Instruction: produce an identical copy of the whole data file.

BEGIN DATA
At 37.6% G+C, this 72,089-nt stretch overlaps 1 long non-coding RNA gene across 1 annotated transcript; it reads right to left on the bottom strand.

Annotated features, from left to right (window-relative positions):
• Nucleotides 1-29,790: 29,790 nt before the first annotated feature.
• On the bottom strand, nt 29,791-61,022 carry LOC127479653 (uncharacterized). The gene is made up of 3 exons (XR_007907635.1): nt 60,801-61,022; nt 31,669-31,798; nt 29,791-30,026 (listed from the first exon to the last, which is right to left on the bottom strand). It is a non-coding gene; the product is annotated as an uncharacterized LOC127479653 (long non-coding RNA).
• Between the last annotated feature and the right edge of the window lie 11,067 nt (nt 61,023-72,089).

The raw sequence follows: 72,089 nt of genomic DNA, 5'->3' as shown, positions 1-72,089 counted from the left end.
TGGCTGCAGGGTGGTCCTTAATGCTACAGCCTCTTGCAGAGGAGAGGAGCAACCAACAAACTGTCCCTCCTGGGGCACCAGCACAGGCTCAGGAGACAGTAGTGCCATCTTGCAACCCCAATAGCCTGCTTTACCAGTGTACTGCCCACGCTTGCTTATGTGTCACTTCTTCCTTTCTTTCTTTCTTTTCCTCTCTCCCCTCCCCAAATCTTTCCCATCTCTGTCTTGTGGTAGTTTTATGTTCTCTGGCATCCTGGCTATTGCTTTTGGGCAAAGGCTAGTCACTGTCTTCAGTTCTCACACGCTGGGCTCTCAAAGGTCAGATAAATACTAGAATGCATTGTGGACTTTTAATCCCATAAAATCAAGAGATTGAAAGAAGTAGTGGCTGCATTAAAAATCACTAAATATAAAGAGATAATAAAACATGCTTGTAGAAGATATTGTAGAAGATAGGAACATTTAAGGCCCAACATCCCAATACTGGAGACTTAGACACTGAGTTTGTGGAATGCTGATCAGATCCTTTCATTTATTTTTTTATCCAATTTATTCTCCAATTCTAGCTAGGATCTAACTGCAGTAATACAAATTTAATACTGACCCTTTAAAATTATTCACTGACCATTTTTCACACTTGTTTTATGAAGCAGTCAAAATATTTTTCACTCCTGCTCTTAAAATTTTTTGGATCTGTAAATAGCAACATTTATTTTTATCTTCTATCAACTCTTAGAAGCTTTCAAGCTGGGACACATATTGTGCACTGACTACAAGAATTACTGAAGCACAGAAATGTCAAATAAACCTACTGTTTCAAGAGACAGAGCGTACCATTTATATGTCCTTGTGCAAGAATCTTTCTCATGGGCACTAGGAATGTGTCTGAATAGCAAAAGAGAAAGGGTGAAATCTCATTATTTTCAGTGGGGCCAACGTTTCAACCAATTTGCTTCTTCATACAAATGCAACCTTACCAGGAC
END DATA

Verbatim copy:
At 37.6% G+C, this 72,089-nt stretch overlaps 1 long non-coding RNA gene across 1 annotated transcript; it reads right to left on the bottom strand.

Annotated features, from left to right (window-relative positions):
• Nucleotides 1-29,790: 29,790 nt before the first annotated feature.
• On the bottom strand, nt 29,791-61,022 carry LOC127479653 (uncharacterized). The gene is made up of 3 exons (XR_007907635.1): nt 60,801-61,022; nt 31,669-31,798; nt 29,791-30,026 (listed from the first exon to the last, which is right to left on the bottom strand). It is a non-coding gene; the product is annotated as an uncharacterized LOC127479653 (long non-coding RNA).
• Between the last annotated feature and the right edge of the window lie 11,067 nt (nt 61,023-72,089).

The raw sequence follows: 72,089 nt of genomic DNA, 5'->3' as shown, positions 1-72,089 counted from the left end.
TGGCTGCAGGGTGGTCCTTAATGCTACAGCCTCTTGCAGAGGAGAGGAGCAACCAACAAACTGTCCCTCCTGGGGCACCAGCACAGGCTCAGGAGACAGTAGTGCCATCTTGCAACCCCAATAGCCTGCTTTACCAGTGTACTGCCCACGCTTGCTTATGTGTCACTTCTTCCTTTCTTTCTTTCTTTTCCTCTCTCCCCTCCCCAAATCTTTCCCATCTCTGTCTTGTGGTAGTTTTATGTTCTCTGGCATCCTGGCTATTGCTTTTGGGCAAAGGCTAGTCACTGTCTTCAGTTCTCACACGCTGGGCTCTCAAAGGTCAGATAAATACTAGAATGCATTGTGGACTTTTAATCCCATAAAATCAAGAGATTGAAAGAAGTAGTGGCTGCATTAAAAATCACTAAATATAAAGAGATAATAAAACATGCTTGTAGAAGATATTGTAGAAGATAGGAACATTTAAGGCCCAACATCCCAATACTGGAGACTTAGACACTGAGTTTGTGGAATGCTGATCAGATCCTTTCATTTATTTTTTTATCCAATTTATTCTCCAATTCTAGCTAGGATCTAACTGCAGTAATACAAATTTAATACTGACCCTTTAAAATTATTCACTGACCATTTTTCACACTTGTTTTATGAAGCAGTCAAAATATTTTTCACTCCTGCTCTTAAAATTTTTTGGATCTGTAAATAGCAACATTTATTTTTATCTTCTATCAACTCTTAGAAGCTTTCAAGCTGGGACACATATTGTGCACTGACTACAAGAATTACTGAAGCACAGAAATGTCAAATAAACCTACTGTTTCAAGAGACAGAGCGTACCATTTATATGTCCTTGTGCAAGAATCTTTCTCATGGGCACTAGGAATGTGTCTGAATAGCAAAAGAGAAAGGGTGAAATCTCATTATTTTCAGTGGGGCCAACGTTTCAACCAATTTGCTTCTTCATACAAATGCAACCTTACCAGGAC